Defending champion Ramy Ashour made it through to the second round of the North American Open in Richmond – but the world number one from Egypt was taken the full distance before overcoming unseeded South African Stephen Coppinger in the first round at the University of Richmond in Virginia.

In a surprise turnaround on the opening day of the tournament, world No45 Coppinger fought back from a game down to lead title-holder Ashour 2/1. But the event favourite from Cairo restored order to take the next two games to claim a dramatic 11-7, 6-11, 9-11, 11-3, 11-5 win after 53 minutes.

The 22-year-old, who topped the world rankings for the first time in January, will now face Aamir Atlas Khan after the 19-year-old 13th seed from Pakistan despatched Australian qualifier Steve Finitsis 11-5, 2-11, 11-4, 13-11.

Ashour will be joined by two fellow countrymen in the last sixteen. Third seed Amr Shabana, the four times World Open champion from Giza, saw off Australian qualifier Zac Alexander 12-10, 11-6, 11-9, while Wael El Hindi, the New York-based No11 seed from Cairo, ended Mexican interest in the event by beating qualifier Cesar Salazar 11-3, 11-2, 7-11, 11-8.

Veteran campaigners David Palmer and Thierry Lincou, both aged 33, secured comfortable first round wins: Australian Palmer, the former world number one and world champion who next month begins his 17th year on the PSA World Tour, faced Canadian Shahier Razik, winner of the North American Open title in 2005.

After a see-saw first game, eighth seed Palmer made quick work of the 32-year-old from Toronto to win 13-11, 11-8, 11-2 – and set up a second round clash with career-long Finnish rival Olli Tuominen, the 14th seed.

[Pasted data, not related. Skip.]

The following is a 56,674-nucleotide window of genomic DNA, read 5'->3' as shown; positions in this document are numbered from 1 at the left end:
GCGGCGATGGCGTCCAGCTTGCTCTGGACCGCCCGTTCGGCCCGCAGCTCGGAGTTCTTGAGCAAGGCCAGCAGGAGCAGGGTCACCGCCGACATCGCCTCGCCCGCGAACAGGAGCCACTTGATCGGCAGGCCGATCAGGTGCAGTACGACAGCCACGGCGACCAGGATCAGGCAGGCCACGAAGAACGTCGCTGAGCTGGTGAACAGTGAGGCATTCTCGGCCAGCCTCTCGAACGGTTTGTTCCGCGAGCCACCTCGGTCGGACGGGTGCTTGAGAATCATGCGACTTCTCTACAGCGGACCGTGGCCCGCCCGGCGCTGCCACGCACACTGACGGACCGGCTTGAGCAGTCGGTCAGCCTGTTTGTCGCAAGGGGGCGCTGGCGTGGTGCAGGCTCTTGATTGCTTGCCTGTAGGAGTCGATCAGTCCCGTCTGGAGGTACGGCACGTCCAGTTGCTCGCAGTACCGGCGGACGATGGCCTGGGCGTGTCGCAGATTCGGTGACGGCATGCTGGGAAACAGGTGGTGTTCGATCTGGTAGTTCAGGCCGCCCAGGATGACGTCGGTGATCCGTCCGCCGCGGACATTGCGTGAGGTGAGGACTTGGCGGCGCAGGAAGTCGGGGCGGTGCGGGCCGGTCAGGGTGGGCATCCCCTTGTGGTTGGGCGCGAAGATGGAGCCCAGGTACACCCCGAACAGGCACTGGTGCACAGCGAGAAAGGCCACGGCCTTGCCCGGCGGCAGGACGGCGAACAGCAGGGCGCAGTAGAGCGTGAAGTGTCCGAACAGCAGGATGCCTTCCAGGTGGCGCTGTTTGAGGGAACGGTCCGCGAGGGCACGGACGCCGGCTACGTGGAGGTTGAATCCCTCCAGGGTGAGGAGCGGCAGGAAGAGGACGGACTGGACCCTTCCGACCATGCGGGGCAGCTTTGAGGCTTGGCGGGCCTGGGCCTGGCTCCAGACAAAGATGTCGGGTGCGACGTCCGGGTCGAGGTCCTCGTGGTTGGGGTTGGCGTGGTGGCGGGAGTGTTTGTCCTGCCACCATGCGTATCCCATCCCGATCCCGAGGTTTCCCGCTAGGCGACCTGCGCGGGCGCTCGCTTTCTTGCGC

Frenchman Thierry Lincou, also both a former world number one and World Open winner, took on Pakistan's Farhan Mehboob. But Lincou's experience was too great for the 21-year-old from Peshawar as the ninth seed clinched an 11-5, 11-6, 11-4 victory in just 27 minutes.

20-Feb, Qualifying Finals:
Australians Excel In
North American Open Qualifiers

A trio of Australians will join the main draw of the North American Open in Richmond, Virginia, after successes by Zac Alexander, Ryan Cuskelly and Steve Finitsis in the qualifying finals at the University of Richmond.

Alexander became the lowest-ranked player to qualify when he beat Colombian Bernardo Samper 11-6, 11-4, 11-4 in 29 minutes. The 21-year-old from Brisbane will take on third seed Amr Shabana in his first ever meeting with the four times World Open champion from Egypt.

"This is my first time qualifying for a Super Series event, so I'm very pleased with the win today," said Alexander, ranked 105 in the world. "I’ve never played Bernardo in a PSA match but we train together in New York a bit so I knew it was going to be tough out there. Now I’m just looking forward to playing either tomorrow or Monday."

New York-based Ryan Cuskelly dashed US hopes of success in the qualifiers when he beat New York-born Christopher Gordon 11-7, 11-6, 9-11, 11-3.

"I found it a little tough to get going today because I have played a lot of squash the last couple of months," said the 22-year-old from New South Wales who is already competing in his seventh PSA event of the year.

"But all credit to him, he stuck in there and made me work for it," added the world No51 who now meets Olli Tuominen, the 14th seed from Finland.

Steve Finitsis had to battle for 56 minutes to overcome higher-ranked Frenchman Julien Balbo 11-8, 11-9, 9-11, 11-8. The Queenslander now lines up against Aamir Atlas Khan, the 13th seed from Pakistan.

There was further US disappointment when Mexican Cesar Salazar beat Gilly Lane, the American number two from Philadelphia, 11-13, 11-9, 1-11, 14-12, 11-8 in a 98-minue marathon.

"I didn’t start the first game too well and, though I lost it, I felt I was getting a better length at the end - then I got it together in the second and felt in control," explained the 22-year-old from San Luis Potosi who now faces Egypt's 11th seed Wael El Hindi.

"In the third I didn’t do anything, rushed to finish the points and totally lost the plan. By saving a few match balls in the fourth, it gave me the confidence for the fifth and I think he felt the pressure."